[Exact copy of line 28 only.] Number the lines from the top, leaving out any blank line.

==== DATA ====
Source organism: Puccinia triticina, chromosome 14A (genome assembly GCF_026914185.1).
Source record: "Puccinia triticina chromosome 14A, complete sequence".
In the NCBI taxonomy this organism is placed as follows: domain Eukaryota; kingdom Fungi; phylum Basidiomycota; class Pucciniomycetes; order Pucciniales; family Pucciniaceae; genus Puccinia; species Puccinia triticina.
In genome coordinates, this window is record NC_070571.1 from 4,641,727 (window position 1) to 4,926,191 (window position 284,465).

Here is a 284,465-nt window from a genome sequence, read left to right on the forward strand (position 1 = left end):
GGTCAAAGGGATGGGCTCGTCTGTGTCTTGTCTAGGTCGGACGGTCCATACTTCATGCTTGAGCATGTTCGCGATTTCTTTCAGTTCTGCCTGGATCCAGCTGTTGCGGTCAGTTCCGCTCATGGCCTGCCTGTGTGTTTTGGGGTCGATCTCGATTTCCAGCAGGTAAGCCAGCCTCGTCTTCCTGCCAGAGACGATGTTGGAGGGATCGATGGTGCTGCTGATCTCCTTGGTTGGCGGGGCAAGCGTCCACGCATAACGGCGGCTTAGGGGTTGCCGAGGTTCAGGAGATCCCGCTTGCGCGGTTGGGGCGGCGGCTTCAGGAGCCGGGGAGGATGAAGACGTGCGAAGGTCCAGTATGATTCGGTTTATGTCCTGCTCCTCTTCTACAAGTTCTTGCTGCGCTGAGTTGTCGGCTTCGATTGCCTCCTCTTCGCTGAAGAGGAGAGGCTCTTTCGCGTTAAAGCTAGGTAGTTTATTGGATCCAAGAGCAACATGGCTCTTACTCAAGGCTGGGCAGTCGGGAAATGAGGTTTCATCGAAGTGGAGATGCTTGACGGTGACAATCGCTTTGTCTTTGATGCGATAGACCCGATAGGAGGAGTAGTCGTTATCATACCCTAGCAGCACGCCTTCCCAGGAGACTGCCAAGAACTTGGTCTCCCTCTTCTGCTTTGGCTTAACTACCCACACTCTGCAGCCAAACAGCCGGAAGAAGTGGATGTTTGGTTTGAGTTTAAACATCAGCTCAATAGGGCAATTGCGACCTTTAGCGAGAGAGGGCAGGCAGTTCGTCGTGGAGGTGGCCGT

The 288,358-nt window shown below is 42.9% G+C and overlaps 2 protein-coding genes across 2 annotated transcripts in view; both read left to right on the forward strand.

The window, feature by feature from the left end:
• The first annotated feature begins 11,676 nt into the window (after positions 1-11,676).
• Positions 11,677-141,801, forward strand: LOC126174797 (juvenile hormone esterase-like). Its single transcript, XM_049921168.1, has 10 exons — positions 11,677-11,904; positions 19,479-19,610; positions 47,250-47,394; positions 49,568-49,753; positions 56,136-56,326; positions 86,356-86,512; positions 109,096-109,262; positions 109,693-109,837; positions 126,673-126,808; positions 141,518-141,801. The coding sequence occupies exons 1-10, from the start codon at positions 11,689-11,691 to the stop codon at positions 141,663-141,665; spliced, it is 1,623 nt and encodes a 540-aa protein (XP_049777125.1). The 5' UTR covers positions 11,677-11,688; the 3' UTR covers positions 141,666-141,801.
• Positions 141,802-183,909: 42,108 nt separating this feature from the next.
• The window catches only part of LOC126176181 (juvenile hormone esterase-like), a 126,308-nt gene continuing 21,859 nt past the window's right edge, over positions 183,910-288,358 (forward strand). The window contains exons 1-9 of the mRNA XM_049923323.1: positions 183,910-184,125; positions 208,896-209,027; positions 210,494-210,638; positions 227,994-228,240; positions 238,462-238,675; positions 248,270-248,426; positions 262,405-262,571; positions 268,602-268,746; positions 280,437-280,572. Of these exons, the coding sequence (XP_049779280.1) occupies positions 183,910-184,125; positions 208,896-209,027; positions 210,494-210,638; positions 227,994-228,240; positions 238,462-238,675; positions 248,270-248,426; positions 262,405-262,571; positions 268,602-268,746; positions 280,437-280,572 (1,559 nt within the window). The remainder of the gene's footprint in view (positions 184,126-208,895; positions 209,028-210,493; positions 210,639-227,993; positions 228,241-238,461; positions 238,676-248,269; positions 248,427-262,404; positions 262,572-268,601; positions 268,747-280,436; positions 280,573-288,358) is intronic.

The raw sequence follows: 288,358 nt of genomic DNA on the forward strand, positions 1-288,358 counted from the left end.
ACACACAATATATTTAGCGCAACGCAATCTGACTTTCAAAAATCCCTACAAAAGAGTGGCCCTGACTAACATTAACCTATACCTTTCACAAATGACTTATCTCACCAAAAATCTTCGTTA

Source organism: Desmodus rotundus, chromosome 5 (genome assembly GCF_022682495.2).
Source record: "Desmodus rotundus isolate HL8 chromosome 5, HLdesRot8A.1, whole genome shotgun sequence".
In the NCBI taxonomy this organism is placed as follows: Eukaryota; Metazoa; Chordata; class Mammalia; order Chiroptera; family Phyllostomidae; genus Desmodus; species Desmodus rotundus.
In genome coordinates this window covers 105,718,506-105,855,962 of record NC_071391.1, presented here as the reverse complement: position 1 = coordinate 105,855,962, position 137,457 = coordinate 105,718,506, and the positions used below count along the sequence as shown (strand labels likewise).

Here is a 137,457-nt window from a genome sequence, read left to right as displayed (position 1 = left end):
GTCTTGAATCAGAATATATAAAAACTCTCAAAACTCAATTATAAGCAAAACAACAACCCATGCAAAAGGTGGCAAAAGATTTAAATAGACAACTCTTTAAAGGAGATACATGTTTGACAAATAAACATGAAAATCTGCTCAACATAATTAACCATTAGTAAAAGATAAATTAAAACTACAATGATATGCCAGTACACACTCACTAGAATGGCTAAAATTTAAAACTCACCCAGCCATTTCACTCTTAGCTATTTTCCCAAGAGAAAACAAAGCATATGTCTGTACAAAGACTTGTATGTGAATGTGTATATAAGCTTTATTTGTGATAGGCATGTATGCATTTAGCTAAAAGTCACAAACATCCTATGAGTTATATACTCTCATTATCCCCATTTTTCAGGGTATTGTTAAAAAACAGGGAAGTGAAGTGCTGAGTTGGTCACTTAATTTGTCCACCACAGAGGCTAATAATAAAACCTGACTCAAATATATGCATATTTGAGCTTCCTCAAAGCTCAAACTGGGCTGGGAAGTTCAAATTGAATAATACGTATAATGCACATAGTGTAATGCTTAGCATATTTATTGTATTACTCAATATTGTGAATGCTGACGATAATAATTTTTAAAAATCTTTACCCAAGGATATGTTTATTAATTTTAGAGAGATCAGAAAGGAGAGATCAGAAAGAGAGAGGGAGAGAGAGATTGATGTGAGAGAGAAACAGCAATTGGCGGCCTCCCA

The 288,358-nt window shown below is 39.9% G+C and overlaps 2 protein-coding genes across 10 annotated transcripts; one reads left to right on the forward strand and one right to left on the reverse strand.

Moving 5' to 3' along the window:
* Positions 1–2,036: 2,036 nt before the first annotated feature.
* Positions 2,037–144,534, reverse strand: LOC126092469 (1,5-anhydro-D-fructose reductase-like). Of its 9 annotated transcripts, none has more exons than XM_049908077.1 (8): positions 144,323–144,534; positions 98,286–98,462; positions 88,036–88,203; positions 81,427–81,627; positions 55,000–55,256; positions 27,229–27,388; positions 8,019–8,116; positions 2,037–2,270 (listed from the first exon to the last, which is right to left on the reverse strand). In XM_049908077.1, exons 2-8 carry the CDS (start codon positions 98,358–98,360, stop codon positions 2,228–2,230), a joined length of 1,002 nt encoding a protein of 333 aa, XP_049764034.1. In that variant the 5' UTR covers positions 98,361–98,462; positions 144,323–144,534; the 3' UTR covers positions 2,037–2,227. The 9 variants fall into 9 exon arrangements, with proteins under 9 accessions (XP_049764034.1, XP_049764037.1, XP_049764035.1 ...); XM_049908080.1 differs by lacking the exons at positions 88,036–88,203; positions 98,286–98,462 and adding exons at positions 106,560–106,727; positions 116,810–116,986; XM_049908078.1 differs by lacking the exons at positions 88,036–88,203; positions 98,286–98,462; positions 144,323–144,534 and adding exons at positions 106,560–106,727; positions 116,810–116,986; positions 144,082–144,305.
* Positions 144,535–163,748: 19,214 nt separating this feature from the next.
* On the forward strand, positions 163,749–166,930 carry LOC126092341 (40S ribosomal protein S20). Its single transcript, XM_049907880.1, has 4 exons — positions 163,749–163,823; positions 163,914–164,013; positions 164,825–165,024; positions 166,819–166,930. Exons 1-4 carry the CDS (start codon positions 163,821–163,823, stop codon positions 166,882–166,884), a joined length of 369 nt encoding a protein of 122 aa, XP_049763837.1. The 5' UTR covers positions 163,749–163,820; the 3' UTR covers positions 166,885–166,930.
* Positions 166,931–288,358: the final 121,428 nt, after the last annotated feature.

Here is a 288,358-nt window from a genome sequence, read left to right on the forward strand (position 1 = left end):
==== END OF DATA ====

Here is a 288,358-nt window from a genome sequence, read left to right on the forward strand (position 1 = left end):